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Dick's Sporting Goods reaches $15M settlement over lawsuit

Rochester Business Journal
February 4, 2011

  Dick's Sporting Goods Inc. has agreed to pay up to $15 million, plus interest and taxes, to settle a multistate wage and hour lawsuit first filed by a Rochester-area sales clerk.

  An agreement inked between the sporting goods chain and plaintiffs' attorneys would settle class-action claims under 36 states' laws, Dick's states in papers filed with the Securities and Exchange Commission late last week. It is subject to court approval.

  The suit was filed by Dolin, Thomas & Solomon LLP in 2005. The local worker, Tamara Barrus of Brockport, was identified as lead plaintiff. At the time, she was the only plaintiff.

  Also named as a defendant was Galyans Trading Co. Inc., an Indianapolis-based sporting goods chain that Dick's had recently acquired. Galyans stores, including one in Henrietta, were merged into the Dick's chain.

  After dozens of other current and former Dick's workers joined the action, the court certified the case as a class action in 2006. The SEC filing states that the settlement agreement would close out related cases in 22 states. 

  Founded in the 1950s as a bait and tackle shop in Binghamton, Dick's has 400 stores in 40 states, including locations in Greece, Victor, Webster and Henrietta. The company (NYSE: DKS) posted revenues of $4.4 billion and earnings of $135.4 million last year.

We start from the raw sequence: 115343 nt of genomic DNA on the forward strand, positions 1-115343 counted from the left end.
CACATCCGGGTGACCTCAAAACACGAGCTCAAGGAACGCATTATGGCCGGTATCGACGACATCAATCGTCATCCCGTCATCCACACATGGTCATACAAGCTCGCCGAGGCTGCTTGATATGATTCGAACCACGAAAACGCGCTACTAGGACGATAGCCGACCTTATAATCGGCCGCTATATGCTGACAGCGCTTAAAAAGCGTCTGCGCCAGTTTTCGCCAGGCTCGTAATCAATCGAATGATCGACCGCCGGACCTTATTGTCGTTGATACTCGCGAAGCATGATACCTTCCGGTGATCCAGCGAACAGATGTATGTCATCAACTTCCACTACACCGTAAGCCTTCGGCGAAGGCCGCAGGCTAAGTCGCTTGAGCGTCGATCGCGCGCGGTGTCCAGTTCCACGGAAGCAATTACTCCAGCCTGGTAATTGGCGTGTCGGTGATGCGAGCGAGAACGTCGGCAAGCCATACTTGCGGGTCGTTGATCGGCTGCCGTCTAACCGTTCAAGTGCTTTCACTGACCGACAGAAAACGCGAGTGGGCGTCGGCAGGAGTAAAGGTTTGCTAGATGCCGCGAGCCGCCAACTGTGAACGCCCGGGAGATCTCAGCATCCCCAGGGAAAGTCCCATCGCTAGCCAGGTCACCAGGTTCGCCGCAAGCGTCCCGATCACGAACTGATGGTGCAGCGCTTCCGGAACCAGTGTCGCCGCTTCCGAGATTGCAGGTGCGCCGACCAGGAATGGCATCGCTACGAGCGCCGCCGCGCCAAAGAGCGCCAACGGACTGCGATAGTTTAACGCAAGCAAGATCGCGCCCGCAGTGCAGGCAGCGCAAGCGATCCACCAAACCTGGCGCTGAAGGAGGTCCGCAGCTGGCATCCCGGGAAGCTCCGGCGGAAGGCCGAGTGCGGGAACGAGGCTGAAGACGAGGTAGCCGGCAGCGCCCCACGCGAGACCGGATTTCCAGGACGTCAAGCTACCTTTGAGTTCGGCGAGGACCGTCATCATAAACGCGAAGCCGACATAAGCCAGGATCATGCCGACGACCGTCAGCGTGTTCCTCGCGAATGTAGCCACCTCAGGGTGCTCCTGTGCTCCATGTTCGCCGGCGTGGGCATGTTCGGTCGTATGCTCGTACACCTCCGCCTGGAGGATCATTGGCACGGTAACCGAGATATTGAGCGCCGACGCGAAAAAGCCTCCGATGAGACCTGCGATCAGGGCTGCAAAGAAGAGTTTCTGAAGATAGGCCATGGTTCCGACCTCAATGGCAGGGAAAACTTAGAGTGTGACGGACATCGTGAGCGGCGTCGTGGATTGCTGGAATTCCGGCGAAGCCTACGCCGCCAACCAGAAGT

Barrus' complaint accused Dick's of using payroll software to short workers' pay automatically. Such software was used widely by employers, but its legitimacy had not been tested by a court case, plaintiff attorney Patrick Solomon said at the time the lawsuit was filed.

  The payroll software automatically deducted break periods and lunch hours from employees' records even though Barrus and other Dick's workers routinely worked through scheduled breaks and lunch periods or were called back to work before their break time was up, Barrus alleged in court papers. If the automatically docked time were counted, workers would have been eligible to collect overtime pay, the complaint claimed.

  An amended complaint filed Monday alleges the company deliberately encouraged managers to force employees into off-the-clock work and adds several Dick's executives, including President and CEO Edward Stack, as defendants.

  The chain's top executives "put pressure on management of all levels, including at the district and store level, to encourage and allow hourly employees to perform off-the-clock work. This is achieved by the promises of reward and punishment. Defendants set payroll budgets that can only realistically be met if hourly employees are performing work off the clock," the complaint filed Monday alleges.

  Barrus' suit was one of two such class-action lawsuits that Dolin, Thomas filed against Dick's in 2005. In the other case, in-store golf instructors claimed to have been shorted on pay. Court records show Dick's agreed to pay $1.25 million in February 2010 to settle the golf instructors' complaint.

2/4/11 (c) 2011 Rochester Business Journal. To obtain permission to reprint this article, call 585-546-8303 or e-mail service@rbj.net.


 


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